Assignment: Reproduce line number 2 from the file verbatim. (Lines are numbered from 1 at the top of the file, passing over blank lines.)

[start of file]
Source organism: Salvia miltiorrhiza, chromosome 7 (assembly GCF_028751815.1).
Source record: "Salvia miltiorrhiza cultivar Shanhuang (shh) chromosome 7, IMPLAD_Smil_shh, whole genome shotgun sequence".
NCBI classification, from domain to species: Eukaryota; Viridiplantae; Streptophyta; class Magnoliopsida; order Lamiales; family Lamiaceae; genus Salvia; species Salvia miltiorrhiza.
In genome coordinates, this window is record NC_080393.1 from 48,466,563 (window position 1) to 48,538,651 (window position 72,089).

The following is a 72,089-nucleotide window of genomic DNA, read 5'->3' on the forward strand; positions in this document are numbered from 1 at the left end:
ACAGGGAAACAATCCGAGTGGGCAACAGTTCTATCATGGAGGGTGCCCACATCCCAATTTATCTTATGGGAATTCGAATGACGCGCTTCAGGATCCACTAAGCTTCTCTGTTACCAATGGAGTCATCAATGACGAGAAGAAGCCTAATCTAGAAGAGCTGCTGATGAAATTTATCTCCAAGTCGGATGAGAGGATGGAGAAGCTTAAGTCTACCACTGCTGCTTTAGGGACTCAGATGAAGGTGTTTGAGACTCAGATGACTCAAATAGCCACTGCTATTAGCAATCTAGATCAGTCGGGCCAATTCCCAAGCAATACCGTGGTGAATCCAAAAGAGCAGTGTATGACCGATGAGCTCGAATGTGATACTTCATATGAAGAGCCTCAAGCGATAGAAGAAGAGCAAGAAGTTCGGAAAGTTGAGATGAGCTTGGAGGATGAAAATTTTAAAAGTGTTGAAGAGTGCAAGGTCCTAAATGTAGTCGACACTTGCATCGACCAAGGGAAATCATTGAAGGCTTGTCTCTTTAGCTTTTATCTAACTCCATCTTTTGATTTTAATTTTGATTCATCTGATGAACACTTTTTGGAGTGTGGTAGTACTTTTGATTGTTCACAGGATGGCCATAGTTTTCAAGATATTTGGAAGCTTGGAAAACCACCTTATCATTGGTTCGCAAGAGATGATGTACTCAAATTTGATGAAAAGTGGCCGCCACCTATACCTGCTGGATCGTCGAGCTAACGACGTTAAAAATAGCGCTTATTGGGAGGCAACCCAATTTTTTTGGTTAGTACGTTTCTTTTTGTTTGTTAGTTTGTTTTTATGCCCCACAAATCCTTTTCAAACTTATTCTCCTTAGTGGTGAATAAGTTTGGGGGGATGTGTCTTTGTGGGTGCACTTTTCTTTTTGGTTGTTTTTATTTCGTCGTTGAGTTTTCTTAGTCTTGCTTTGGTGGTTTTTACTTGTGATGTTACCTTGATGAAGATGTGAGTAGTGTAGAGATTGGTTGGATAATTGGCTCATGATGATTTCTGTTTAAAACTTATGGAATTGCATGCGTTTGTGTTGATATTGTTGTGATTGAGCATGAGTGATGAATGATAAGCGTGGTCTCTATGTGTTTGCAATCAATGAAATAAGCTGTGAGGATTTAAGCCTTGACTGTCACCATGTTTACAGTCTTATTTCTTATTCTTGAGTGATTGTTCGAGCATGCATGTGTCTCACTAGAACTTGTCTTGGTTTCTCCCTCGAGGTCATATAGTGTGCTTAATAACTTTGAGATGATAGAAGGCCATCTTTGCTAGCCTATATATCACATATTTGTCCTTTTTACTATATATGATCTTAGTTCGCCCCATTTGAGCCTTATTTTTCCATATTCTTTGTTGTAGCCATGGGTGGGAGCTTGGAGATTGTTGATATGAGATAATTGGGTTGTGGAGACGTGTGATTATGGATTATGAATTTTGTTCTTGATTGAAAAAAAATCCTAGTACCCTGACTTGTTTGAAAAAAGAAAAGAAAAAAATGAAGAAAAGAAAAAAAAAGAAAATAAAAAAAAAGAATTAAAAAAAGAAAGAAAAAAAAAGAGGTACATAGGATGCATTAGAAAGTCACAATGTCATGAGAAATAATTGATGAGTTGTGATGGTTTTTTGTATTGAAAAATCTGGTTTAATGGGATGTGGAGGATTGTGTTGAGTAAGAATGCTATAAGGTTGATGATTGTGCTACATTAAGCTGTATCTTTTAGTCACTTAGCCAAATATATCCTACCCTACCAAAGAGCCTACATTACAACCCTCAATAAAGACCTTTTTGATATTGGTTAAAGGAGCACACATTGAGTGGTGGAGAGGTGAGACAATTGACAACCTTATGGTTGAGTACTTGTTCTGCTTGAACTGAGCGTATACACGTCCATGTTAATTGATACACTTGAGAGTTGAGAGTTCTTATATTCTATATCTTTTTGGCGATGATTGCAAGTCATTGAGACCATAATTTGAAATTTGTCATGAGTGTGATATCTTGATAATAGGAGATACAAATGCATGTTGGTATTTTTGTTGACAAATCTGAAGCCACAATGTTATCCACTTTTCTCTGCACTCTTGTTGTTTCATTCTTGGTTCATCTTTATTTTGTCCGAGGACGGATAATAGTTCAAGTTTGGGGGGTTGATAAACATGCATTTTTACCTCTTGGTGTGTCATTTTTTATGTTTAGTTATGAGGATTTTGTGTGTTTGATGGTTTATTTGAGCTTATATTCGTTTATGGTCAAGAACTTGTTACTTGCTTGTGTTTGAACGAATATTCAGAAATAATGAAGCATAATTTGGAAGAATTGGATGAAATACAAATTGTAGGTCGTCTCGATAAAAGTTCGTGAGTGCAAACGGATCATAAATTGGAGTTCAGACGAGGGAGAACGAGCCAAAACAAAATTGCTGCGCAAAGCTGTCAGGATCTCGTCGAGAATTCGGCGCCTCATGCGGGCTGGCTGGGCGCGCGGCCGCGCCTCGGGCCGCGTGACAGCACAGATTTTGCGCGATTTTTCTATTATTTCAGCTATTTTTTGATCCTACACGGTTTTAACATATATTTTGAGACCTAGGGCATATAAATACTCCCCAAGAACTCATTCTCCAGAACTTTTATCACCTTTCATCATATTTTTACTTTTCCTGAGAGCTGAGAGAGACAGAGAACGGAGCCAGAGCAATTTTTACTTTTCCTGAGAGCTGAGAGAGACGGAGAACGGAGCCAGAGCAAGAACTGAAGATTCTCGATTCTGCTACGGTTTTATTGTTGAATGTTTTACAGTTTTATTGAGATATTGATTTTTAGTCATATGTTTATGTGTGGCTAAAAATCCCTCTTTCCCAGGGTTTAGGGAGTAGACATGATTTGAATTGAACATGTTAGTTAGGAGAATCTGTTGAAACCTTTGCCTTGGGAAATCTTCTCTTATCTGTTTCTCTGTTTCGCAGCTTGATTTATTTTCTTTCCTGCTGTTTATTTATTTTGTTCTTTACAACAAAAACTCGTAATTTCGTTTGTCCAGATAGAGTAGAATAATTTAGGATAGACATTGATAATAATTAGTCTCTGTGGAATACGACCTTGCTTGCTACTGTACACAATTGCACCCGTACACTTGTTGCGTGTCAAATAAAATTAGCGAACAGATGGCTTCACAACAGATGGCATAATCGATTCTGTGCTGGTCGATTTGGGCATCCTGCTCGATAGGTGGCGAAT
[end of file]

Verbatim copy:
Source record: "Salvia miltiorrhiza cultivar Shanhuang (shh) chromosome 7, IMPLAD_Smil_shh, whole genome shotgun sequence".